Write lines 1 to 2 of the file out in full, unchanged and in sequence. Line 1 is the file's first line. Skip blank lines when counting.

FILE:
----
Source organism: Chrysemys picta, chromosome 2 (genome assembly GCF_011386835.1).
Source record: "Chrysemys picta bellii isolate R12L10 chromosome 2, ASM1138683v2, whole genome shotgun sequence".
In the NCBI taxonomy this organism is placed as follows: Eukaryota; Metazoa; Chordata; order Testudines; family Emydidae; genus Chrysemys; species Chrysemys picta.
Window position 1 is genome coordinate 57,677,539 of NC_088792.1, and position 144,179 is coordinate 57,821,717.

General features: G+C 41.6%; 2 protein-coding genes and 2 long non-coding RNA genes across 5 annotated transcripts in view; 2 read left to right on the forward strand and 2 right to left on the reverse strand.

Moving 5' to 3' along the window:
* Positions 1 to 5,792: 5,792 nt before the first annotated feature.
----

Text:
Source organism: Chrysemys picta, chromosome 2 (genome assembly GCF_011386835.1).
Source record: "Chrysemys picta bellii isolate R12L10 chromosome 2, ASM1138683v2, whole genome shotgun sequence".